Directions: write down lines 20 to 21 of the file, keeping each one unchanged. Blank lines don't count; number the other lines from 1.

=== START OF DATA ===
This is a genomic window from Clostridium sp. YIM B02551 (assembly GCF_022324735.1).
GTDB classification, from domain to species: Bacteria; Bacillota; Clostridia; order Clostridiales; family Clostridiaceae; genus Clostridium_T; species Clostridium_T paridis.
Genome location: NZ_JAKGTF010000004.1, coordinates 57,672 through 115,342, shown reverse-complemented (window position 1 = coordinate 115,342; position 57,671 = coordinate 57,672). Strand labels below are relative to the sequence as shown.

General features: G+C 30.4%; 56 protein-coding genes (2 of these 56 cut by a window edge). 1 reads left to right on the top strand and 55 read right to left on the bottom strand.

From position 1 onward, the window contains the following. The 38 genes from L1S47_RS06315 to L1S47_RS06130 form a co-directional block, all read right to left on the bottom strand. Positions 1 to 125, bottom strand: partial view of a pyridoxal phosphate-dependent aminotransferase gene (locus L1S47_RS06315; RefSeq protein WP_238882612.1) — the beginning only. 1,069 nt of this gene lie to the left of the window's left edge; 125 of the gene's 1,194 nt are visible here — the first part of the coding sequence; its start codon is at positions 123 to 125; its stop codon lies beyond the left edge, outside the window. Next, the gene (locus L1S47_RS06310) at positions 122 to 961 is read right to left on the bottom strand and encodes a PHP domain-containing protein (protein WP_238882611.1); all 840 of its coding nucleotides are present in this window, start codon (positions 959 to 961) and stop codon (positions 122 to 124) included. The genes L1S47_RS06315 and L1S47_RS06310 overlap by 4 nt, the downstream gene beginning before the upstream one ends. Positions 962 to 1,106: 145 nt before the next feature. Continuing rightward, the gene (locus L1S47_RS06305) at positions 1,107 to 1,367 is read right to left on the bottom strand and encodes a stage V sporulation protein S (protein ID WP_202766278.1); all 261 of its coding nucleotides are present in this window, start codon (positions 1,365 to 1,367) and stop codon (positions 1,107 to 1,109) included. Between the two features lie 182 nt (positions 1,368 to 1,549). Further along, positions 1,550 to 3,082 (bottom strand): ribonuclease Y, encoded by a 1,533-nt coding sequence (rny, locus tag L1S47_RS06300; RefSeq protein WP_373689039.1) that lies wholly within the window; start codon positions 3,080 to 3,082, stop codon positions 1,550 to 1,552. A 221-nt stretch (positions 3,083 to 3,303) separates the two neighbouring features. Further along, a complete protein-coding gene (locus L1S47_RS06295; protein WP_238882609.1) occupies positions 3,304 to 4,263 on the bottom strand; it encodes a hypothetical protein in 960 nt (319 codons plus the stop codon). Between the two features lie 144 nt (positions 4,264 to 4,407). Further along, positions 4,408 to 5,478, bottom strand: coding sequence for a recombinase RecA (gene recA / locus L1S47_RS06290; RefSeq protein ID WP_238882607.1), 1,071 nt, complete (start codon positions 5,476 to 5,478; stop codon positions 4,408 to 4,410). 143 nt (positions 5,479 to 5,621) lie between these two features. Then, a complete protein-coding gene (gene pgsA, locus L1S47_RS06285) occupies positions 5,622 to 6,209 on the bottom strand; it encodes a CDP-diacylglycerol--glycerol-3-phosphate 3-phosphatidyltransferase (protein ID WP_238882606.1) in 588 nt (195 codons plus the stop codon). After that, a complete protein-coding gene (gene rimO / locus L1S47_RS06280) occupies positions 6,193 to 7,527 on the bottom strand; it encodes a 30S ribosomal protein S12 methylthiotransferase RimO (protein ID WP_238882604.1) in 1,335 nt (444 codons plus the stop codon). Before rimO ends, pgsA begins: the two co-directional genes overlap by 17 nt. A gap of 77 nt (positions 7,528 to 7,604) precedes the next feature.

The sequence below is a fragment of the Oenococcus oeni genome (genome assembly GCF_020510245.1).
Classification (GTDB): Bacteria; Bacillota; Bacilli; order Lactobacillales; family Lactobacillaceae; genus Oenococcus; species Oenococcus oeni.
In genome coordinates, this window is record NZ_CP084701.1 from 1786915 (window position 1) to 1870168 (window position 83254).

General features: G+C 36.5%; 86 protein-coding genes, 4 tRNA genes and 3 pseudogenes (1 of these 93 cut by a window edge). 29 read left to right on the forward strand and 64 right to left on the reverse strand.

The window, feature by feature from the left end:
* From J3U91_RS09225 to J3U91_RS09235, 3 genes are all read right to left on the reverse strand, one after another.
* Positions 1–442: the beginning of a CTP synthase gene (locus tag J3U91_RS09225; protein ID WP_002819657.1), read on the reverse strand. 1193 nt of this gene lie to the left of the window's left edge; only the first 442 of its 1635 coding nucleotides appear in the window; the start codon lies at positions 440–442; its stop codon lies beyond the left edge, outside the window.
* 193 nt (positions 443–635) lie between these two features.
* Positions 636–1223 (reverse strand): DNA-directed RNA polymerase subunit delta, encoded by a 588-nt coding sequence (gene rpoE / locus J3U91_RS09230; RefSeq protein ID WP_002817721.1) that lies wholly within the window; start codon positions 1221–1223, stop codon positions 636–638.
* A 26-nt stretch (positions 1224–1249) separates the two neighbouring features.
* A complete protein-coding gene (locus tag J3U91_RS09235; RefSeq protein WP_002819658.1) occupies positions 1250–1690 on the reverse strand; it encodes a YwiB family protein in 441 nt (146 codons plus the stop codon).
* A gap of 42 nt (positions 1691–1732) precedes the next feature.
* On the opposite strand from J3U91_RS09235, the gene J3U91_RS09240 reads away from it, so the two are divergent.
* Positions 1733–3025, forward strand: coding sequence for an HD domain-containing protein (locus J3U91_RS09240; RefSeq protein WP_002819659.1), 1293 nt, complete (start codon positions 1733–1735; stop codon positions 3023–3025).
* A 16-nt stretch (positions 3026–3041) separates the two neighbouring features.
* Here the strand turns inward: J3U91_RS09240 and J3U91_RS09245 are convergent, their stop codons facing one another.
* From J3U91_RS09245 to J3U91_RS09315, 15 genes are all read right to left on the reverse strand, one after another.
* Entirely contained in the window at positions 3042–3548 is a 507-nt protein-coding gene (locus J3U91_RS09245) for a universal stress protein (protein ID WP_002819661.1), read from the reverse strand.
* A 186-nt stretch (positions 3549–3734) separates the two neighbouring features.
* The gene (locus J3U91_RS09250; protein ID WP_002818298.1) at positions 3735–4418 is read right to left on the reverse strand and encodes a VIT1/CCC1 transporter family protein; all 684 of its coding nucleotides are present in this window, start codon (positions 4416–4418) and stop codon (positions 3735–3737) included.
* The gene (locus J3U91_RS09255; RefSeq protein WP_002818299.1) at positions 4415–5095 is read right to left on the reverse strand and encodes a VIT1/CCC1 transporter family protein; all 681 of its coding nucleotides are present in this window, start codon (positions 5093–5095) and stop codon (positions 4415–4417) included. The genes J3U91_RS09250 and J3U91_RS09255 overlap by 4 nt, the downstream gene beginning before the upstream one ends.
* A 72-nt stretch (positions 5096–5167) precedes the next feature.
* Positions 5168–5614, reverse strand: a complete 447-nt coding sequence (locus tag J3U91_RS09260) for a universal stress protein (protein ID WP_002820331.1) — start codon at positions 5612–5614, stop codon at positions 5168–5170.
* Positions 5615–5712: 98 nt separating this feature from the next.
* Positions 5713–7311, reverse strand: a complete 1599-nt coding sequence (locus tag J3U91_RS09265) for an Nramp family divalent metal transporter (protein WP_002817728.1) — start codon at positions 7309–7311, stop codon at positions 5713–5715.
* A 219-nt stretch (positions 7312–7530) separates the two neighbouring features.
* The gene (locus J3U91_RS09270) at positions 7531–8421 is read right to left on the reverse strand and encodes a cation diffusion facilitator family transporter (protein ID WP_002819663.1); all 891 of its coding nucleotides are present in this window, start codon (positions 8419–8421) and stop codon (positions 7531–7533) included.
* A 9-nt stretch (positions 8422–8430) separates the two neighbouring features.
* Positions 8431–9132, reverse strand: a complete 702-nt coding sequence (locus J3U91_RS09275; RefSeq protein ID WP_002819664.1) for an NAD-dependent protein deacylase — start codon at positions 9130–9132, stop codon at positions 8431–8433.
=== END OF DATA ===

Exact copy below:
* A 16-nt stretch (positions 3026–3041) separates the two neighbouring features.
* Here the strand turns inward: J3U91_RS09240 and J3U91_RS09245 are convergent, their stop codons facing one another.